Effect of grape temperature on the phenolic extraction and quality of Cap Classique made using whole bunch pressing

Project Number
WW 08-36

Project title
Effect of grape temperature on the phenolic extraction and quality of Cap Classique made using whole bunch pressing

Project leader
Van Jaarsveld, F P

Team members
Van Jaarsveld, F P
De Vries, F
Du Toit, W
Versari, A
Chidi, B S
Paulsen, C
Van der Rijst, M

Objectives & Rationale
The main objective of this study is to investigate the influence of grape temperature at harvest
on phenolic extractability, composition, concentration and evolution during the different phases
of sparkling winemaking, and quality, when whole bunch Chardonnay and Pinot Noir grapes are
pressed in the making of Cap Classique.

Methods
Grapes from Vitis vinifera L. cv. Chardonnay and Pinot Noir grapes, from commercial cellars
representative of a warm and a cool climatic region, respectively, were harvested (hand-picked)
early morning at optimum maturity/ripeness at the sugar/acid ratio related to the production of
Cap Classique, and transported and delivered to the Nietvoorbij cellar before 10h00. At the
Nietvoorbij cellar grapes were divided into equal, representative lots, and chilled to 0, 10, 25
and 30˚C, respectively, representative of some individual practices and natural ranges. Freerun
juice from lightly pressed whole-bunch grapes were inoculated with yeast IOC 18-2007,
fermented and processed further. Blended base wines received tirage liqour, and underwent
second alcoholic fermentation in the bottle. Wines were riddled, disgorged and crown capped.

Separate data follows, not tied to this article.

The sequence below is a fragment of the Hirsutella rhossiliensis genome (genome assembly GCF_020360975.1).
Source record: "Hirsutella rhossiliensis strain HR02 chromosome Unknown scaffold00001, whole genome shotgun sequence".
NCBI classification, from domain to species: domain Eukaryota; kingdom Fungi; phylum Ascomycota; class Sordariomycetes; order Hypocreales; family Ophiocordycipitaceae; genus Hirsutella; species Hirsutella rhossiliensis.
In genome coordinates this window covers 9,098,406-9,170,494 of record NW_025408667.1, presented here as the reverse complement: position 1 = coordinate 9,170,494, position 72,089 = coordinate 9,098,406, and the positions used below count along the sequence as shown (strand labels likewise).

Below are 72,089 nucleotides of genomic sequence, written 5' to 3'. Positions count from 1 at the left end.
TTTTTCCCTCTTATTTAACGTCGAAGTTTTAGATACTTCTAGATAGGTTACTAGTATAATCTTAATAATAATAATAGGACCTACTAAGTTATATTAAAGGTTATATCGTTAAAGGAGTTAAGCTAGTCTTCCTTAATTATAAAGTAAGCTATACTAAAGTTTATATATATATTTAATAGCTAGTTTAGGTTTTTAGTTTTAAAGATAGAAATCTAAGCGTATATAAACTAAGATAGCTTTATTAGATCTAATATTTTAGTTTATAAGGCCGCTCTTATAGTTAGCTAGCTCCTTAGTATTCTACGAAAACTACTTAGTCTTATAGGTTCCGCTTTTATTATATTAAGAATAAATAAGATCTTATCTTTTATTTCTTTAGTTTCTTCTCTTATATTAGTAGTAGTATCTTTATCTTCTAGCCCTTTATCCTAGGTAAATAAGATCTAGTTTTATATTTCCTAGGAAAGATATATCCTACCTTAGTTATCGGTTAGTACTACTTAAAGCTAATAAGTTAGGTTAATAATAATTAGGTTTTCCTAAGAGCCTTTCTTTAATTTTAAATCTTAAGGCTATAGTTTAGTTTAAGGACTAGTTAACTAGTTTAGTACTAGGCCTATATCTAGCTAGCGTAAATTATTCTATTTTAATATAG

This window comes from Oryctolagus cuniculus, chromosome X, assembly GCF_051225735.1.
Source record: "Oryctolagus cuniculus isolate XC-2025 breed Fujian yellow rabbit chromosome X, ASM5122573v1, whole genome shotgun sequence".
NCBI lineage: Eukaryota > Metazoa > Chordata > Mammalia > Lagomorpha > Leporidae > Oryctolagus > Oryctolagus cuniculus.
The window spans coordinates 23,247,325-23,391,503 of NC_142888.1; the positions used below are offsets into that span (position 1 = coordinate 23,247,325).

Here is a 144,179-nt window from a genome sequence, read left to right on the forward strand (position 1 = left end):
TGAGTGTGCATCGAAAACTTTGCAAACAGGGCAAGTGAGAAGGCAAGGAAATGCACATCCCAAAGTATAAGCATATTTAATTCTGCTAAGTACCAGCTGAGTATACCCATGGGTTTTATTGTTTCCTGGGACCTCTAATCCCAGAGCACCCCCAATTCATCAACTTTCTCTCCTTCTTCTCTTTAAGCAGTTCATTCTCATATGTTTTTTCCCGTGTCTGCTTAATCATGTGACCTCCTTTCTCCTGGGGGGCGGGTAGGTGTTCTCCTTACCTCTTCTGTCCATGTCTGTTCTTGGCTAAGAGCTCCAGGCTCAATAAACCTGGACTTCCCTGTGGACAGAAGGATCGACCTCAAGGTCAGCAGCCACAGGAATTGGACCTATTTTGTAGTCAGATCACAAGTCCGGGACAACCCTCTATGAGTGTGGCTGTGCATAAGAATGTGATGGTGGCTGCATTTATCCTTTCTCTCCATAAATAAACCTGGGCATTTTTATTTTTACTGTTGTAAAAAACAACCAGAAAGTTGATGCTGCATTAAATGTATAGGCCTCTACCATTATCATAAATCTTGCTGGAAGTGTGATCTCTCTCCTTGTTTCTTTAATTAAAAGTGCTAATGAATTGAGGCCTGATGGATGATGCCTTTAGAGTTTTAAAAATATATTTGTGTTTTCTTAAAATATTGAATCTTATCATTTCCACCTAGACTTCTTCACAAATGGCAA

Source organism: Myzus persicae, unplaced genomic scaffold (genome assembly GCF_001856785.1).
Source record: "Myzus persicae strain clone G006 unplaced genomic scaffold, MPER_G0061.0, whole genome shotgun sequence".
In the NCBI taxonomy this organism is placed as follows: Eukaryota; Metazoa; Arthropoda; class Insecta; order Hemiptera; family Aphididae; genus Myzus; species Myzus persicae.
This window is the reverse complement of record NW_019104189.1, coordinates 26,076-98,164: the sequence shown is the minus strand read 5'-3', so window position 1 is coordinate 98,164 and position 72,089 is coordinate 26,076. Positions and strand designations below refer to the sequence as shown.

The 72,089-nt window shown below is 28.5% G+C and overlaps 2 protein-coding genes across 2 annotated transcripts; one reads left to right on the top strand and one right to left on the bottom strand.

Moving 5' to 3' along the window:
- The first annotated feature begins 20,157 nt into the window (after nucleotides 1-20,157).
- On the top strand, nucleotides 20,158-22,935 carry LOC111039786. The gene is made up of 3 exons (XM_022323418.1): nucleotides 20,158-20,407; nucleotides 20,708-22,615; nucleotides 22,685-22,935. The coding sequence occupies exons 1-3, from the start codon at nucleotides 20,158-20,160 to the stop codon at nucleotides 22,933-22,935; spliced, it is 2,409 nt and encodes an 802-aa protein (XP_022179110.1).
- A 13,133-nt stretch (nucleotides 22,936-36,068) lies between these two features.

Samples were collected at various stages during the production of Cap Classique, analysed for
total phenols and general wine parameters, and sensorially evaluated.

Key Results
The temperature of grapes at pressing, achieved through overnight storage, has more of an
impact on aroma of the Méthode Cap Classique wines than on the taste, and has an effect on
the extraction of phenolics, but does not affect the oenological parameters. Sensory analysis of
the wines made from grapes stored at 0 and 10ºC showed that the wines had generally more
desirable aroma attributes such as fruity, fresh and floral compared to higher temperature
treatments. Grapes stored at 25 and 30ºC produced wines which were associated with positive
aroma attributes (i.e. buttery, caramel, oaky and nutty) most commonly associated with older
sparkling wines, but they were plagued with negative aroma attributes such as VA, solvent-like
and oxidation, which are not expected of only 9 month-old wines. Also, MCCs made from
grapes stored at lower temperatures (0 and 10ºC) were found to have lower total phenolic
content, colour intensity, and total hydroxycinnamates than wines made from grapes stored at
higher temperatures (25 and 30ºC). This showed that there was greater phenolic extraction at
higher temperatures. No changes in the phenolic content was observed throughout
winemaking.

Conclusion/Discussion
Grape temperature at the time of processing does impact MCC sensory and chemical quality.
The greater extraction of phenolics at higher temperatures (25 and 30ºC) is not desired by TSW
winemakers. Therefore, to ensure constant quality, MCC producers should preferably harvest
grapes early morning and/or chill grapes before processing if such facilities are available. In
cases where grapes are sourced in from different grape producers and regions, it would be
ideal to obtain grapes that have been exposed to lower environmental at harvest, and transport
temperatures.

Articles
Mafata, M, Buica, A, du Toit, W, Panzeri, V, van Jaarsveld, F P. 2018. The effect of grape temperature at pressing on the sensory perception of Méthode Cap Classique wines, South African Journal of Enology and Viticulture, v. 39 (1) https://doi.org/10.21548/39-1-2620

Mafata, M, Buica, A, du Toit, W, van Jaarsveld, F P. 2018. The Effect of Grape Temperature at Pressing on Phenolic Extraction and Evolution in Méthode Cap Classique Wines Throughout Winemaking, South African Journal of Enology and Viticulture, v. 39 (1) https://doi.org/10.21548/39-1-2621

 

  – Record end –

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